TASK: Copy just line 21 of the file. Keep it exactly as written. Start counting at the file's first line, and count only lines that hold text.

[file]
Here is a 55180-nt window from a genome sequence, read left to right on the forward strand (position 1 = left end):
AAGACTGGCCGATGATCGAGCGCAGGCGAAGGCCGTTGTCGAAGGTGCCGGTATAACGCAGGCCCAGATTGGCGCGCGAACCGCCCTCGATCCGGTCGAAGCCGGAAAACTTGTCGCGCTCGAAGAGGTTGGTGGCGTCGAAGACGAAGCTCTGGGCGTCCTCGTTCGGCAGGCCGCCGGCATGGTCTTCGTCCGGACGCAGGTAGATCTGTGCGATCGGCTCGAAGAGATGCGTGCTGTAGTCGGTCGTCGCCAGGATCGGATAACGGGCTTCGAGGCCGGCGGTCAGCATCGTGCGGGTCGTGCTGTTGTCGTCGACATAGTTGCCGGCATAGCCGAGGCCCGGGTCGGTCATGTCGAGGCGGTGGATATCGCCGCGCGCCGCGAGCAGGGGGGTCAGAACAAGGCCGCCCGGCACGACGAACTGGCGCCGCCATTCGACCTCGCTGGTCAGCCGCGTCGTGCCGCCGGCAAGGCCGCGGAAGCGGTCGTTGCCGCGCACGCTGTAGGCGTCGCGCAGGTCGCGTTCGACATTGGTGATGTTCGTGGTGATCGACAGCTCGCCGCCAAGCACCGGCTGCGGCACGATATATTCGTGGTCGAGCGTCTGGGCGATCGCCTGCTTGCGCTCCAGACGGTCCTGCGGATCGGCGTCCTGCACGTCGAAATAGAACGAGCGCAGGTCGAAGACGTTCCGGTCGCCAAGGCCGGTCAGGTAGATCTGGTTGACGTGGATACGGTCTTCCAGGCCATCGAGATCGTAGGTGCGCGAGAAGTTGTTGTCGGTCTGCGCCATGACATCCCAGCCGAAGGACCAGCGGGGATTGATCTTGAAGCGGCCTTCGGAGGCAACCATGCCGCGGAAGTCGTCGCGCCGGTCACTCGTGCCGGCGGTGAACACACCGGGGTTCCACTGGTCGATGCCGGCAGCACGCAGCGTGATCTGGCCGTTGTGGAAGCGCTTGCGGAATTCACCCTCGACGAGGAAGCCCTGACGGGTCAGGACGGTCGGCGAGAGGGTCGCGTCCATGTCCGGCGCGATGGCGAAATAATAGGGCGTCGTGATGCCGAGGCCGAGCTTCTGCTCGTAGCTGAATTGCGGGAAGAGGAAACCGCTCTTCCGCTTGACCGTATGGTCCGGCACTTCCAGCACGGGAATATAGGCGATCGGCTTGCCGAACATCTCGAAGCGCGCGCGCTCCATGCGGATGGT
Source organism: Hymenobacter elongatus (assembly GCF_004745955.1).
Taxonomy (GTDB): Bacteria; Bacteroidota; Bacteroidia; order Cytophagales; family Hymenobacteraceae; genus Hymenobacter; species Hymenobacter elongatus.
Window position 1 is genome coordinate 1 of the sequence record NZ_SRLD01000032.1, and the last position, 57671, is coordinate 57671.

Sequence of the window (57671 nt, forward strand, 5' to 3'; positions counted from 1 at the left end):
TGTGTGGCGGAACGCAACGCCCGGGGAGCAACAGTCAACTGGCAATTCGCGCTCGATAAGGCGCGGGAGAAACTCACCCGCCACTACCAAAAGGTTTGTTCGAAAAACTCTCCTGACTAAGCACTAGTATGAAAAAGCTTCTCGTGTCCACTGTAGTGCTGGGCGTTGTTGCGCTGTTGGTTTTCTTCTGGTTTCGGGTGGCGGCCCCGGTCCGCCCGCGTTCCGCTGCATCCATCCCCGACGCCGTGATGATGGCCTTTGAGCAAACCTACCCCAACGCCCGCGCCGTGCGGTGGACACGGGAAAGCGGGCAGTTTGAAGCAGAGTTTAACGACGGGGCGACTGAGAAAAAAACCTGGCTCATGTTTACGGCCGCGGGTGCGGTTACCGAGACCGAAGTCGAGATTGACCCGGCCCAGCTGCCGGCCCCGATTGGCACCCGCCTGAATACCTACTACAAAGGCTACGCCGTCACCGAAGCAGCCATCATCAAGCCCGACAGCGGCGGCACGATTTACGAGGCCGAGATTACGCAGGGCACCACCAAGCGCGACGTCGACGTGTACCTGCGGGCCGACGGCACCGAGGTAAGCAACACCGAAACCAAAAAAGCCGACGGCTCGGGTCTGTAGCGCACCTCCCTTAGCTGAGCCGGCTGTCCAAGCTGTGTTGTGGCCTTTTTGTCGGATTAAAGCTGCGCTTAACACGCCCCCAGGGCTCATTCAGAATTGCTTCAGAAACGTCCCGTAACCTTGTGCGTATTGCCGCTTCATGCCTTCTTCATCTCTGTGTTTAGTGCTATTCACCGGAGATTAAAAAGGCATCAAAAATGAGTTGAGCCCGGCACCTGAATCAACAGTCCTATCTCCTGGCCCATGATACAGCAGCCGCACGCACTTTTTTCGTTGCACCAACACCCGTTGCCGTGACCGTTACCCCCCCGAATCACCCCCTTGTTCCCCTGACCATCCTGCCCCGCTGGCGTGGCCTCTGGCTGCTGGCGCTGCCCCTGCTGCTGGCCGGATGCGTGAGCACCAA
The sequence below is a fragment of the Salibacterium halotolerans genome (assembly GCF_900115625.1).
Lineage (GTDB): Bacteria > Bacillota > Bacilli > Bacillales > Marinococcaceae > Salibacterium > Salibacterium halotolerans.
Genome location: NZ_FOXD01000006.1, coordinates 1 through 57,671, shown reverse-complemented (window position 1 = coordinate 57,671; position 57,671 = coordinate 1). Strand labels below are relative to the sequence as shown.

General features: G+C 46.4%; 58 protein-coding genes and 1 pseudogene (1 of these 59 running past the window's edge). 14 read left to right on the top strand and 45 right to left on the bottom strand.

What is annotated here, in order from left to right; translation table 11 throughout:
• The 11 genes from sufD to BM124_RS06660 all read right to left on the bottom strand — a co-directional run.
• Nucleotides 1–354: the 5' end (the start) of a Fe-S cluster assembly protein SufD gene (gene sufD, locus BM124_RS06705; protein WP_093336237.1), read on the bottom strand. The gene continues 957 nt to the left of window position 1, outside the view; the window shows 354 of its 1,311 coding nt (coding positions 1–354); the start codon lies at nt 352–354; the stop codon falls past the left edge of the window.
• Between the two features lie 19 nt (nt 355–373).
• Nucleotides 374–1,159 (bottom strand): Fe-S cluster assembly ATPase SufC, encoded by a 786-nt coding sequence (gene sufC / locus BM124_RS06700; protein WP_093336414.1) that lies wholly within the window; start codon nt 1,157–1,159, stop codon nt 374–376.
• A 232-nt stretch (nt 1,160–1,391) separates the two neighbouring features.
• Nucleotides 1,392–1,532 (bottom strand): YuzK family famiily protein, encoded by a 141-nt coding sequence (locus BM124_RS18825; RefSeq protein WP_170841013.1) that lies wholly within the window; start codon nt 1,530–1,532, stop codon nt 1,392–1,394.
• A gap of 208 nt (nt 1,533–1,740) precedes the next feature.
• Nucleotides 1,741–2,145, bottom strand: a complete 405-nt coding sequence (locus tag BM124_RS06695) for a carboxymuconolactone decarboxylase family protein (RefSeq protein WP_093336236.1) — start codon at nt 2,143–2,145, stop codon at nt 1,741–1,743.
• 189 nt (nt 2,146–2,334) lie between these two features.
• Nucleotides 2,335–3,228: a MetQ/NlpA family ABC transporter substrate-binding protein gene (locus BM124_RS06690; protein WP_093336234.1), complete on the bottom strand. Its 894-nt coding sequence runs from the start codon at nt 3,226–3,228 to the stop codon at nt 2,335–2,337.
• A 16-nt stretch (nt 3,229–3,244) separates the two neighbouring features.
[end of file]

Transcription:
• 189 nt (nt 2,146–2,334) lie between these two features.